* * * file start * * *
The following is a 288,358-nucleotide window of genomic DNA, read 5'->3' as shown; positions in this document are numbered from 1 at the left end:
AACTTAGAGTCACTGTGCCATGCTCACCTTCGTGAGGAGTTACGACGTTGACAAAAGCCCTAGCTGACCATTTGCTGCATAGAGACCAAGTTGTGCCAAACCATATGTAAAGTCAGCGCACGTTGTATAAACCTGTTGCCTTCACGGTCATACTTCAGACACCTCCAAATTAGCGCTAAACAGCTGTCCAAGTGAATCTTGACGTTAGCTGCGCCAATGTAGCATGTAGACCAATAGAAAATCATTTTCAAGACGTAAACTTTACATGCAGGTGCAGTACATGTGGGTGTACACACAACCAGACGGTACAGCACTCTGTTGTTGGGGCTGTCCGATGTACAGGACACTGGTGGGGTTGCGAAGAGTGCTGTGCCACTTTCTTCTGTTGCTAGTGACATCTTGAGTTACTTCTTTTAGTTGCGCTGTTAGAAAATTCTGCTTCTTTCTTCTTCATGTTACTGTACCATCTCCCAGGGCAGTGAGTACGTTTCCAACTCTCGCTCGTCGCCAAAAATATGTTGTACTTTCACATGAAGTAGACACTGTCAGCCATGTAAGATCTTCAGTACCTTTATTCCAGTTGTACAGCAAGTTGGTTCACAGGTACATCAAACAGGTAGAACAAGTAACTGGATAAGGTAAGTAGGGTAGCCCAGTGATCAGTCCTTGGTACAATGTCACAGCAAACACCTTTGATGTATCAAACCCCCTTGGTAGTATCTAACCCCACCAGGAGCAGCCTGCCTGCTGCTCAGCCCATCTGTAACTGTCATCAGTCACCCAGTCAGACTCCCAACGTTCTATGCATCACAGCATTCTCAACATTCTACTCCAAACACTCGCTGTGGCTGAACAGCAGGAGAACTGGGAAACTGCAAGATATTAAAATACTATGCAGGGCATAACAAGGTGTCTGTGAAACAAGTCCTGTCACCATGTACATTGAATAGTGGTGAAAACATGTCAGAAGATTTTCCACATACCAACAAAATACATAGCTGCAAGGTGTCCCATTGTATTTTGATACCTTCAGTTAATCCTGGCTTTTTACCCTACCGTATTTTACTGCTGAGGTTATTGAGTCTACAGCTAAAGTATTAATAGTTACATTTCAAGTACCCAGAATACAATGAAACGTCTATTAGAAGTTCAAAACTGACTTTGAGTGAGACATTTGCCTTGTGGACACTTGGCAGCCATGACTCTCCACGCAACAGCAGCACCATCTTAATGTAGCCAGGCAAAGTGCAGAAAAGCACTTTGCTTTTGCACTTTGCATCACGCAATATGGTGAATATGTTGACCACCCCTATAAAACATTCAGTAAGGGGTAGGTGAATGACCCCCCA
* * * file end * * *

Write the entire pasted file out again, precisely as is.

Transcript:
The following is a 288,358-nucleotide window of genomic DNA, read 5'->3' as shown; positions in this document are numbered from 1 at the left end:
AACTTAGAGTCACTGTGCCATGCTCACCTTCGTGAGGAGTTACGACGTTGACAAAAGCCCTAGCTGACCATTTGCTGCATAGAGACCAAGTTGTGCCAAACCATATGTAAAGTCAGCGCACGTTGTATAAACCTGTTGCCTTCACGGTCATACTTCAGACACCTCCAAATTAGCGCTAAACAGCTGTCCAAGTGAATCTTGACGTTAGCTGCGCCAATGTAGCATGTAGACCAATAGAAAATCATTTTCAAGACGTAAACTTTACATGCAGGTGCAGTACATGTGGGTGTACACACAACCAGACGGTACAGCACTCTGTTGTTGGGGCTGTCCGATGTACAGGACACTGGTGGGGTTGCGAAGAGTGCTGTGCCACTTTCTTCTGTTGCTAGTGACATCTTGAGTTACTTCTTTTAGTTGCGCTGTTAGAAAATTCTGCTTCTTTCTTCTTCATGTTACTGTACCATCTCCCAGGGCAGTGAGTACGTTTCCAACTCTCGCTCGTCGCCAAAAATATGTTGTACTTTCACATGAAGTAGACACTGTCAGCCATGTAAGATCTTCAGTACCTTTATTCCAGTTGTACAGCAAGTTGGTTCACAGGTACATCAAACAGGTAGAACAAGTAACTGGATAAGGTAAGTAGGGTAGCCCAGTGATCAGTCCTTGGTACAATGTCACAGCAAACACCTTTGATGTATCAAACCCCCTTGGTAGTATCTAACCCCACCAGGAGCAGCCTGCCTGCTGCTCAGCCCATCTGTAACTGTCATCAGTCACCCAGTCAGACTCCCAACGTTCTATGCATCACAGCATTCTCAACATTCTACTCCAAACACTCGCTGTGGCTGAACAGCAGGAGAACTGGGAAACTGCAAGATATTAAAATACTATGCAGGGCATAACAAGGTGTCTGTGAAACAAGTCCTGTCACCATGTACATTGAATAGTGGTGAAAACATGTCAGAAGATTTTCCACATACCAACAAAATACATAGCTGCAAGGTGTCCCATTGTATTTTGATACCTTCAGTTAATCCTGGCTTTTTACCCTACCGTATTTTACTGCTGAGGTTATTGAGTCTACAGCTAAAGTATTAATAGTTACATTTCAAGTACCCAGAATACAATGAAACGTCTATTAGAAGTTCAAAACTGACTTTGAGTGAGACATTTGCCTTGTGGACACTTGGCAGCCATGACTCTCCACGCAACAGCAGCACCATCTTAATGTAGCCAGGCAAAGTGCAGAAAAGCACTTTGCTTTTGCACTTTGCATCACGCAATATGGTGAATATGTTGACCACCCCTATAAAACATTCAGTAAGGGGTAGGTGAATGACCCCCCA